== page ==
1. How to Get Started?
2. What Is Science Diplomacy?
3. Who Are the Science Diplomacy Stakeholders?
4. How Does the EU Practice Science Diplomacy?
5. What Are the National, Regional and Thematic Approaches of Science Diplomacy?
6. What Set of Skills Do I Need to Be a Good Science Diplomat?
7. Hands On! Case Studies
8. How Can You Dive Deeper into Science Diplomacy?
Satisfaction Survey

2.4.5 Other Profiles

Other non-institutionalised science diplomacy positions besides the organic science diplomat researcher have mostly to do with management and consultancy expertise. These roles will not have science diplomacy activities in their portfolio as such, but still have a clear international scope that from time to time may make them be engaged with researchers, policy-makers, diplomats, government officials and multilateral organisations around topics related to the broad term “science diplomacy”.

Some of these roles receive the following names (Melchor 2020):

  • Policy scientists, science-policy managers, policy-makers, policy entrepreneurs, who work in governmental departments to shape and deliver specific policies. They come from different backgrounds and in some cases have a previous scientific academic career. They may also work as expert consultants advising governments and other institutions.
  • International Relationship Officers, Head of International Office, Director of International Affairs, etc. These are professionals in research centres, universities, companies, consultancy firms, NGOs, learned societies, etc. that are directly in charge of international projects and building up international partnerships. If in a scientific institution, they will likely be more engaged with international scientific cooperation activities building up joint research projects, making bilateral agreements with other centres for student and staff mobility, seeking new international funding sources that may be harnessed with international partners, etc. In some occasions, they engage with government officials, embassy staff and multilateral organisations for specific projects, to network and to get additional support for their main activities abroad.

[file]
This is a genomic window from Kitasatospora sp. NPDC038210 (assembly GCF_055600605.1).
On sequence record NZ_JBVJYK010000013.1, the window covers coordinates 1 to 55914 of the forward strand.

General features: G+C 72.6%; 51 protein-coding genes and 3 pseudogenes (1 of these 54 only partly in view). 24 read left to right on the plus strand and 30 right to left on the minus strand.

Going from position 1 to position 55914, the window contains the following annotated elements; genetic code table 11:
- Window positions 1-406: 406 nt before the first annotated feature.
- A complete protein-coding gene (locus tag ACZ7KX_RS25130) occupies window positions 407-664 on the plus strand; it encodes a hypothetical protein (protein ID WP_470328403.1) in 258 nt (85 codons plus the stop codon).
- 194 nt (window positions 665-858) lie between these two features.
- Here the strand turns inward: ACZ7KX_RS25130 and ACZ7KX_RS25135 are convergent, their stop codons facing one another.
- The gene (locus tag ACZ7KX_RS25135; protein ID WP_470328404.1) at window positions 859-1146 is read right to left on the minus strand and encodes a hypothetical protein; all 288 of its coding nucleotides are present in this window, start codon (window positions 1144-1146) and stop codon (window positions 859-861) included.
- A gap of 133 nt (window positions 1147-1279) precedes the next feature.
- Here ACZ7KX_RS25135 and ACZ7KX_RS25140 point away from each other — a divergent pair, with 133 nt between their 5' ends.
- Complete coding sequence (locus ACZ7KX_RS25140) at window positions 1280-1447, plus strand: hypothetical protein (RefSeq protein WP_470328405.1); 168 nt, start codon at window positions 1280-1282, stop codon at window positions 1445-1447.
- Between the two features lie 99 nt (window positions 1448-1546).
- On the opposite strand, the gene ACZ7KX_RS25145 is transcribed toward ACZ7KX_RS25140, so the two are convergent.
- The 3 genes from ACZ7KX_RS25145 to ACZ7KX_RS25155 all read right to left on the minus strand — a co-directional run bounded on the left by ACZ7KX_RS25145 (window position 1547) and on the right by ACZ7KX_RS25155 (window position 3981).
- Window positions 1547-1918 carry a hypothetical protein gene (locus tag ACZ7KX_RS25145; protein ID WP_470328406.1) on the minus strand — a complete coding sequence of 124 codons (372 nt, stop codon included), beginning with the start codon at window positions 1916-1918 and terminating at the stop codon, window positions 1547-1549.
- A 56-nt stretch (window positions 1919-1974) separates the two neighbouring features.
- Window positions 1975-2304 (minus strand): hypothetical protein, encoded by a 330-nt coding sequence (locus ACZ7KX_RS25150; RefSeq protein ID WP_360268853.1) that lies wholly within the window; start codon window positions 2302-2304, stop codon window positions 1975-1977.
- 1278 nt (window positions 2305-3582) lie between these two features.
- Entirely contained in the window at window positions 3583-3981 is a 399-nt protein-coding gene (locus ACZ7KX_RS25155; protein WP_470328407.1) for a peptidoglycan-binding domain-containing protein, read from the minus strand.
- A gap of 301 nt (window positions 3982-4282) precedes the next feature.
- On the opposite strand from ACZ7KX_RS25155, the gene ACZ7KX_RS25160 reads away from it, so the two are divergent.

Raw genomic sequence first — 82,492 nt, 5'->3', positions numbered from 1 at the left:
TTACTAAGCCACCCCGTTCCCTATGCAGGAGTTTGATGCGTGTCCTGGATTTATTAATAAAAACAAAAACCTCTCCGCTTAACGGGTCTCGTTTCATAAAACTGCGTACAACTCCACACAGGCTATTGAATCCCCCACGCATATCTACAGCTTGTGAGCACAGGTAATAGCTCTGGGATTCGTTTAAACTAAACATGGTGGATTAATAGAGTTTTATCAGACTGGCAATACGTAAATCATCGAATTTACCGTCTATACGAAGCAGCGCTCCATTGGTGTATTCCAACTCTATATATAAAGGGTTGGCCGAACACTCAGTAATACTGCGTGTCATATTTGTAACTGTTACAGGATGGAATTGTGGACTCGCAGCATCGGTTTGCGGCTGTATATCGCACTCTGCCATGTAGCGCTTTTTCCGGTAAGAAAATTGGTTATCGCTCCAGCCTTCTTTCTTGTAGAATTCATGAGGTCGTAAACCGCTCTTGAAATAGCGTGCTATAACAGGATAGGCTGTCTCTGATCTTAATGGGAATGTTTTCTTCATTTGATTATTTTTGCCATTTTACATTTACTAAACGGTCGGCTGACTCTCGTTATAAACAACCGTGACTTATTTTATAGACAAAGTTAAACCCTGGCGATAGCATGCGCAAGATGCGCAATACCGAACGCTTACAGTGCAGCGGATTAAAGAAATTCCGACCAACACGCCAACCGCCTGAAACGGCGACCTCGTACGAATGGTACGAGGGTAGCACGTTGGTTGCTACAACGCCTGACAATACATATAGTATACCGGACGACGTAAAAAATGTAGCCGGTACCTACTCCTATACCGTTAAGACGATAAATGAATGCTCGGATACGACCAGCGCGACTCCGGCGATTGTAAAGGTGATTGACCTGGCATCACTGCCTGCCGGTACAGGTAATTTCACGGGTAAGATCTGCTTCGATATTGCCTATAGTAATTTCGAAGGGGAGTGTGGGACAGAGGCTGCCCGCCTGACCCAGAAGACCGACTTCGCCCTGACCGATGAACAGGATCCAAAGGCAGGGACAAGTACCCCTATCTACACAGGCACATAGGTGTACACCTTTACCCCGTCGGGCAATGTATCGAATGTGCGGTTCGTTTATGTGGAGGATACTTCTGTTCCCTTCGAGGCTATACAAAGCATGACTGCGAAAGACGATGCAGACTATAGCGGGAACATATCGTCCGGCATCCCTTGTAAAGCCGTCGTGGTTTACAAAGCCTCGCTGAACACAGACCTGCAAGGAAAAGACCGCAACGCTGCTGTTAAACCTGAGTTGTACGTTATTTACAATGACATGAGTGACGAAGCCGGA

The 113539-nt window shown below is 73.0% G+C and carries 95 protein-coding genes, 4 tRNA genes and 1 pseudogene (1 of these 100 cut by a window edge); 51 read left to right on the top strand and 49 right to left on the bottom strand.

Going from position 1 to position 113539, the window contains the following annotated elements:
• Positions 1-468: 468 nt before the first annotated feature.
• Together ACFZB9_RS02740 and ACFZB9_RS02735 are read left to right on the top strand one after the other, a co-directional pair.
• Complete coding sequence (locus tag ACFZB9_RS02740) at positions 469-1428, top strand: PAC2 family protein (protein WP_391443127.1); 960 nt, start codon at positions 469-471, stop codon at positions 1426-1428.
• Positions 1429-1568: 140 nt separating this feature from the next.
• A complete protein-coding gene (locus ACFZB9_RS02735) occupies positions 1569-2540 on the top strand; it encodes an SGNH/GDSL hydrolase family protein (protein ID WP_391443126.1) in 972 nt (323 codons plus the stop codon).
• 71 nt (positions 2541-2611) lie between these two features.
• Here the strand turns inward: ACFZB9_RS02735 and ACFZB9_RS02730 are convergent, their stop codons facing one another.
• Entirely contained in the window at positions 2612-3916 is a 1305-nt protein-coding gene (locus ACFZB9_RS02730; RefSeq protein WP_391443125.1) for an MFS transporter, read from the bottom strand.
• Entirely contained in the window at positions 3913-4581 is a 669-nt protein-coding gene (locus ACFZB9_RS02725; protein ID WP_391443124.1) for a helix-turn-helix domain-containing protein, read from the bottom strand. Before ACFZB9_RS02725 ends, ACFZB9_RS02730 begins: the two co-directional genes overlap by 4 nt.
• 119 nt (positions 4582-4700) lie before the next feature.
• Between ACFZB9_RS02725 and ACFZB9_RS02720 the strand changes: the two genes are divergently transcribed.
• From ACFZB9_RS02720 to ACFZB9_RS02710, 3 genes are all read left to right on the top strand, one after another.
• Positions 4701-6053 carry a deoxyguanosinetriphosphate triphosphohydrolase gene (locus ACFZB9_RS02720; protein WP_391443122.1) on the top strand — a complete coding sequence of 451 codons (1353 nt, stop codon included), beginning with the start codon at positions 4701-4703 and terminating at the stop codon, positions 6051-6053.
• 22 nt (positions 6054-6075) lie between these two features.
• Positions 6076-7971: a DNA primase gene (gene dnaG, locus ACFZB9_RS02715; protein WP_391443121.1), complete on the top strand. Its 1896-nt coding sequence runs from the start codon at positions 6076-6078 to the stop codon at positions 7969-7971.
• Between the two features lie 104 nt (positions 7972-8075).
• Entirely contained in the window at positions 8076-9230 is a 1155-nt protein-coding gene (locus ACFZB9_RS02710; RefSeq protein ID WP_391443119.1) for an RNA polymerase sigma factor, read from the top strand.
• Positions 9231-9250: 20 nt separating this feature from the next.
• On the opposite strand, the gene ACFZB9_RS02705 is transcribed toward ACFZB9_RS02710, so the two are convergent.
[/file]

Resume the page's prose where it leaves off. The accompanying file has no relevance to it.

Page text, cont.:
• Institutional Relationship Officers, Head/Director of Institutional Affairs, Manager of Public Affairs, Head of Policy Affairs, etc. These are professionals in research centres, universities, companies, consultancy firms, NGOs, learned societies, etc. that are directly involved in liaising with government representatives from all levels of government, members of parliament, regulatory agencies, media, learned societies and professional associations, etc. These are experts in influencing policy-making and regulatory processes by providing facts of interest for their institution, raising its profile in the public debate, and building trust with all stakeholders involved. As in the previous roles, they may engage with science diplomacy stakeholders on specific projects.

What the experts think

You will learn from the expert below an overview of the role of a science manager in international affairs.

Minh-Hà Pham

Vice-President for International Relations, Université Paris Sciences et Lettres – PSL (PSL). Former Science Counsellor in the Embassy of France in Washington DC.

What is your current position and what are your main responsibilities?


Read more!
– Melchor, Lorenzo (2020): “What Is a Science Diplomat?” The Hague Journal of Diplomacy 15 (3):409-423 (Link).
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